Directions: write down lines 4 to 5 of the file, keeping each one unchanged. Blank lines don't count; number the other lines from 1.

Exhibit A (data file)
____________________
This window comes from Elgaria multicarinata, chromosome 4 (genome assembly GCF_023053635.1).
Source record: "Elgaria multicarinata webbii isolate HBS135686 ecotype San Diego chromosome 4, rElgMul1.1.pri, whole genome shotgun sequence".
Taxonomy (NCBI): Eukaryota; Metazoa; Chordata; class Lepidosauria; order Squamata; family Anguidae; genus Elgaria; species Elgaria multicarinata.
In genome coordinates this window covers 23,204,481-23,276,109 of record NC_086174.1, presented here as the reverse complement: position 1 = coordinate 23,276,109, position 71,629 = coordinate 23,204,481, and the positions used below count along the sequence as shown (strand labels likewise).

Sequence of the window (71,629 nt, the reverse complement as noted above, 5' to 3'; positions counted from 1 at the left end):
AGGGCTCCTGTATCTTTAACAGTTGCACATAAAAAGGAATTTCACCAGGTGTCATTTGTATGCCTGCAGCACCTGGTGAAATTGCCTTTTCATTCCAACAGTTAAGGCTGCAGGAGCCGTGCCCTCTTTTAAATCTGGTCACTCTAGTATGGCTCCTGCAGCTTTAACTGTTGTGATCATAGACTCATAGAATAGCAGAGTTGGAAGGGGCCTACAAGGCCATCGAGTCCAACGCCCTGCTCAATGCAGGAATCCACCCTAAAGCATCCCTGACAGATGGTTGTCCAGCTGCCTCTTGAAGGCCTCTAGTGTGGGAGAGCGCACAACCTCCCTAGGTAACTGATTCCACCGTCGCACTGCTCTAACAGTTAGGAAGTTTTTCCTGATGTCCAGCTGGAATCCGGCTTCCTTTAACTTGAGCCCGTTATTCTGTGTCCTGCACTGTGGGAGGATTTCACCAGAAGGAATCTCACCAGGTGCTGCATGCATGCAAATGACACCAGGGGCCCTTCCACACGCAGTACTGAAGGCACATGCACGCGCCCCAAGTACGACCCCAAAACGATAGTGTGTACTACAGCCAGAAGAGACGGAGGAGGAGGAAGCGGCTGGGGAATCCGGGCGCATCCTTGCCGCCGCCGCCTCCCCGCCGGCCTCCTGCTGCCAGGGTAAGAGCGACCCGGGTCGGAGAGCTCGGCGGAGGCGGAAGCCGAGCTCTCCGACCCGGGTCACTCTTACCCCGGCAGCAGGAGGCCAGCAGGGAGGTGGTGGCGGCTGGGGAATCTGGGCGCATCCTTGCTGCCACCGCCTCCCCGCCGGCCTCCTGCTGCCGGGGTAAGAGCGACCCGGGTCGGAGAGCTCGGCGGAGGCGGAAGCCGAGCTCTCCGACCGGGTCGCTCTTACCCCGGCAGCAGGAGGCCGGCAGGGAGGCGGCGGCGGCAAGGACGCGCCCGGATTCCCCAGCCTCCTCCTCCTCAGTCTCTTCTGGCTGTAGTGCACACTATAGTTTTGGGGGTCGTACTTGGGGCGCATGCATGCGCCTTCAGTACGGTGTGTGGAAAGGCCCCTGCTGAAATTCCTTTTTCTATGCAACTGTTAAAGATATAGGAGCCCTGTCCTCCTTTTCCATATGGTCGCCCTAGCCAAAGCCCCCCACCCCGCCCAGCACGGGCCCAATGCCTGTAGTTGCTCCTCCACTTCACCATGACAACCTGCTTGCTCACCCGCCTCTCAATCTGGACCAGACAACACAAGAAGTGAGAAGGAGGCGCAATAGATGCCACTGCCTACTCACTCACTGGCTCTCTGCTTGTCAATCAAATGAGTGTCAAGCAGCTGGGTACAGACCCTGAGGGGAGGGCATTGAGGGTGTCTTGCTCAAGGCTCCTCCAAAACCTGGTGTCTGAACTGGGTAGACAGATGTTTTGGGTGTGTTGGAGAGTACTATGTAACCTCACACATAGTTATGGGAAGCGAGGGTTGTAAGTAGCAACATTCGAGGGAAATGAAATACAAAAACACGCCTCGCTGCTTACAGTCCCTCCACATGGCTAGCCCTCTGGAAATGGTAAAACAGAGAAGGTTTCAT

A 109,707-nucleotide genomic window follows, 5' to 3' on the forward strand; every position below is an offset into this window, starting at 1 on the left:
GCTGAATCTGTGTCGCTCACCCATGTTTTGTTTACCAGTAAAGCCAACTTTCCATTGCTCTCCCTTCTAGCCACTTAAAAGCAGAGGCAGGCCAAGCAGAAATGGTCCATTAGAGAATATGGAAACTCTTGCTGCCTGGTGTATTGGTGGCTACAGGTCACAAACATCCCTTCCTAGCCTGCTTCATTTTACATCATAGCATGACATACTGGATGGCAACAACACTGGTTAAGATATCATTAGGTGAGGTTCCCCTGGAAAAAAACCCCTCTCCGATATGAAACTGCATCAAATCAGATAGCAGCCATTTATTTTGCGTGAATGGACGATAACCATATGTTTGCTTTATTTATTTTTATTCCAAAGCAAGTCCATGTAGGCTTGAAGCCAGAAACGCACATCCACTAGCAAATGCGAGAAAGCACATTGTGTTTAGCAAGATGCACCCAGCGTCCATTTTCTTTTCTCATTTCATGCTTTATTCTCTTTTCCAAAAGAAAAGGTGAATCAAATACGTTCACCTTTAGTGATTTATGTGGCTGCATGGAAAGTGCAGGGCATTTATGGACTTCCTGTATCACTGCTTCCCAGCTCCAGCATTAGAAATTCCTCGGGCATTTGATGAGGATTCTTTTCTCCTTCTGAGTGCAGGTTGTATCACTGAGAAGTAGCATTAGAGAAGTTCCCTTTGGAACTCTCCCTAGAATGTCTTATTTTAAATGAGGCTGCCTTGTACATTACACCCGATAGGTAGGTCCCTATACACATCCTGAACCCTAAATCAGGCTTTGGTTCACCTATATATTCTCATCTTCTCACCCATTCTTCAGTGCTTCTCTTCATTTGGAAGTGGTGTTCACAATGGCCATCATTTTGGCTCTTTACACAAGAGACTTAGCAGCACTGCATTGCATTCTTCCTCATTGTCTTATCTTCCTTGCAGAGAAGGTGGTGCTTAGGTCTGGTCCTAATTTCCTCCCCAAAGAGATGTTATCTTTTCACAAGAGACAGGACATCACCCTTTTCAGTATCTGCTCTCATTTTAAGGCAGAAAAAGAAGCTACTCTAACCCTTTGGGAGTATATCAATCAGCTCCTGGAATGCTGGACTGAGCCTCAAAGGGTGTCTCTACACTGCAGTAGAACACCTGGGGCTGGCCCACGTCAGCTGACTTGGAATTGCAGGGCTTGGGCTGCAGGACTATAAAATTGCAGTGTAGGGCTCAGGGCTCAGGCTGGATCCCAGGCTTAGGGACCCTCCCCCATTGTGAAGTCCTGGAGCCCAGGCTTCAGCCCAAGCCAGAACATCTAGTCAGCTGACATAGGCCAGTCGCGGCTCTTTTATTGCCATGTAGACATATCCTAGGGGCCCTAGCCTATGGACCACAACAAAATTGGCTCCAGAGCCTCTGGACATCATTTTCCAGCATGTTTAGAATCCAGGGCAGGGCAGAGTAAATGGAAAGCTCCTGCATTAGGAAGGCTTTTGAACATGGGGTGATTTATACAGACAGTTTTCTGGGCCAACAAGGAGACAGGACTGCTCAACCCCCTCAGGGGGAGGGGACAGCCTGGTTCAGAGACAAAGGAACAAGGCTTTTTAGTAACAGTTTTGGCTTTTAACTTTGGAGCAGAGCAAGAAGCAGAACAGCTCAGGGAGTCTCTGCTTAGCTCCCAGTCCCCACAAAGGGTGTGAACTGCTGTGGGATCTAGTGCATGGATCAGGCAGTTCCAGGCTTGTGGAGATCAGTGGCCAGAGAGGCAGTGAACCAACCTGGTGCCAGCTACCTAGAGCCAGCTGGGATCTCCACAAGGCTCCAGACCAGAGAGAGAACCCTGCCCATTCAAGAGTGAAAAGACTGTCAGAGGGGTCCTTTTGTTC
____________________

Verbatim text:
In genome coordinates this window covers 23,204,481-23,276,109 of record NC_086174.1, presented here as the reverse complement: position 1 = coordinate 23,276,109, position 71,629 = coordinate 23,204,481, and the positions used below count along the sequence as shown (strand labels likewise).

Sequence of the window (71,629 nt, the reverse complement as noted above, 5' to 3'; positions counted from 1 at the left end):